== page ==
And then afterwards you would see, you know, I saw the accused coming out and getting into their taxis and going off and getting on the tube. And I found all that sort of detail fascinating. So yes, I did spend a few weeks doing that.

Valerie

What was the hardest thing about writing this book?

Renee

The hardest thing… I found Christine’s head quite a difficult place to be in, actually.

Valerie

In what sense?

Renee

Well, she’s so regretful. It is a book about somebody looking back at their lives. And she’s full of regret and she wishes she’d done things differently. And that’s very sad, actually. And so I found that quite difficult.

And in a way I also wanted it to be not about the crimes. And so this is a crime novel that although there are crimes in it it’s not really about the crimes. It’s about a toxic relationship and it’s about an abuse of power.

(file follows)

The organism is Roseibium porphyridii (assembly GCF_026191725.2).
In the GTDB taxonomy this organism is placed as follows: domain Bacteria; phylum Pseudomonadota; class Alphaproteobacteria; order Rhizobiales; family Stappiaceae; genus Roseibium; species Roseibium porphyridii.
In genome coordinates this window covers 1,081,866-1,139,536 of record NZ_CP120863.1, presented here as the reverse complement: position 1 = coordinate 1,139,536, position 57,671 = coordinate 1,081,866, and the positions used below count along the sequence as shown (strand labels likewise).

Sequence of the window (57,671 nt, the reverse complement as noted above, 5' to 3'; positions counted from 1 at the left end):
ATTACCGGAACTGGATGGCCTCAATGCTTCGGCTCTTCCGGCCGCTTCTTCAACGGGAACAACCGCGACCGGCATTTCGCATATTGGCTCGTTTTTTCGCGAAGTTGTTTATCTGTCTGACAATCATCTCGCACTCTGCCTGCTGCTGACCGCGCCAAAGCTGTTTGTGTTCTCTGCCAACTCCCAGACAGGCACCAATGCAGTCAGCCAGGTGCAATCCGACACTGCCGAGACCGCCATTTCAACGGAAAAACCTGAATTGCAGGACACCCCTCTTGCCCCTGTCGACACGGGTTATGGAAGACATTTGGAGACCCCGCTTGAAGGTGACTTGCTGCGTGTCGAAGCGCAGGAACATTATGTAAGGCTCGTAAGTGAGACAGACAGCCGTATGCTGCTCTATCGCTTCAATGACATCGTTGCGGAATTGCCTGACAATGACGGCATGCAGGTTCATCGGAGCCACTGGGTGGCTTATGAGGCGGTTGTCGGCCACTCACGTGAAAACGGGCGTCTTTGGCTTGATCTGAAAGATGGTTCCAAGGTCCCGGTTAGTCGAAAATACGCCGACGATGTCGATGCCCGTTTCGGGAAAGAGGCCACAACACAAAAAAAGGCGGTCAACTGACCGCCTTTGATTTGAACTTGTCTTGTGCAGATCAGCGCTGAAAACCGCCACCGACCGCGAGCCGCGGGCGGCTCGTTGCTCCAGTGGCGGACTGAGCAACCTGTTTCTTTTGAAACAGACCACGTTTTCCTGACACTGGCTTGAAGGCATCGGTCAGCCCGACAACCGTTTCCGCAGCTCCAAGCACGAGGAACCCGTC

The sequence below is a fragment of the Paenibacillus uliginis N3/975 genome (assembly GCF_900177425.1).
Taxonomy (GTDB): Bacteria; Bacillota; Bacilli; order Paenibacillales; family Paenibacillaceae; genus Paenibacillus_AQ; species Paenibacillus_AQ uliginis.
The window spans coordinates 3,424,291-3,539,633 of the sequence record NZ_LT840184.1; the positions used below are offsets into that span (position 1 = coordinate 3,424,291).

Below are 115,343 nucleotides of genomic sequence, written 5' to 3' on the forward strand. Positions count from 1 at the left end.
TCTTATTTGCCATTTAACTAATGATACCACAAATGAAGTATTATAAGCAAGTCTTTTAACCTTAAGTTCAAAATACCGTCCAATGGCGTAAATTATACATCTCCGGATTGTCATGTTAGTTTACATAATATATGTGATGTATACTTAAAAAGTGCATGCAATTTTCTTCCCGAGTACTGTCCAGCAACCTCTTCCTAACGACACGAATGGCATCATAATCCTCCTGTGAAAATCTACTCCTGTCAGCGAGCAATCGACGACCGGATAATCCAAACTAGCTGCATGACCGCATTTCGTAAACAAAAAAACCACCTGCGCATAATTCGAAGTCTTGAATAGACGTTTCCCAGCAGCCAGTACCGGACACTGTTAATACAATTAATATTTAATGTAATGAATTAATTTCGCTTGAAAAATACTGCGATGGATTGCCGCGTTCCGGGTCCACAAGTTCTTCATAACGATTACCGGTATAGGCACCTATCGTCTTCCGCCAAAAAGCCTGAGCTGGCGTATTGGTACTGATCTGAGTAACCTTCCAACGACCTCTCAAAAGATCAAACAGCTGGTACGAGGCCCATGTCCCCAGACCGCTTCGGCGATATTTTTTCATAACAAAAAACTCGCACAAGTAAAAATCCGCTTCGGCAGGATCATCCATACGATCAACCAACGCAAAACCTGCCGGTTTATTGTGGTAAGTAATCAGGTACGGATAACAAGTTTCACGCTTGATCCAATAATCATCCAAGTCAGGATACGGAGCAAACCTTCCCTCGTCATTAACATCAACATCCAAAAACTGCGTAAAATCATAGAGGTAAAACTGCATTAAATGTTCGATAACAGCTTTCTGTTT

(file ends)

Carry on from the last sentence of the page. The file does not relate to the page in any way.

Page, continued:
And it’s about what happens when you don’t listen to people. I think bubbling away in there, which I wasn’t conscious of at the time, was probably a little bit of what we’re going through at the moment in this country. Our Brexit nightmare. What happens when there’s a whole section of the population that just is not listened to and what that means and how that feels, if you feel you’re somebody who’s not heard. Or you thought your life was one way only to discover it’s another. You’re not who you thought you were. That your identity is chipped away.

And so it was quite a dark place to be at times, actually. Everyone in my family is very relieved that I’ve finished this book.

Valerie

Well, that comes to my second question then, apart from actually finishing the book, what was the most enjoyable thing about it? Or most rewarding thing about writing?

Renee

I think with writing, I mean there’s a lot of times, for me, anyway, when you feel, oh this is terrible. This is terrible. But those moments when it feels like it is coming together, and you have got to know your character, and the story is really taking shape, I do find that exhilarating, actually.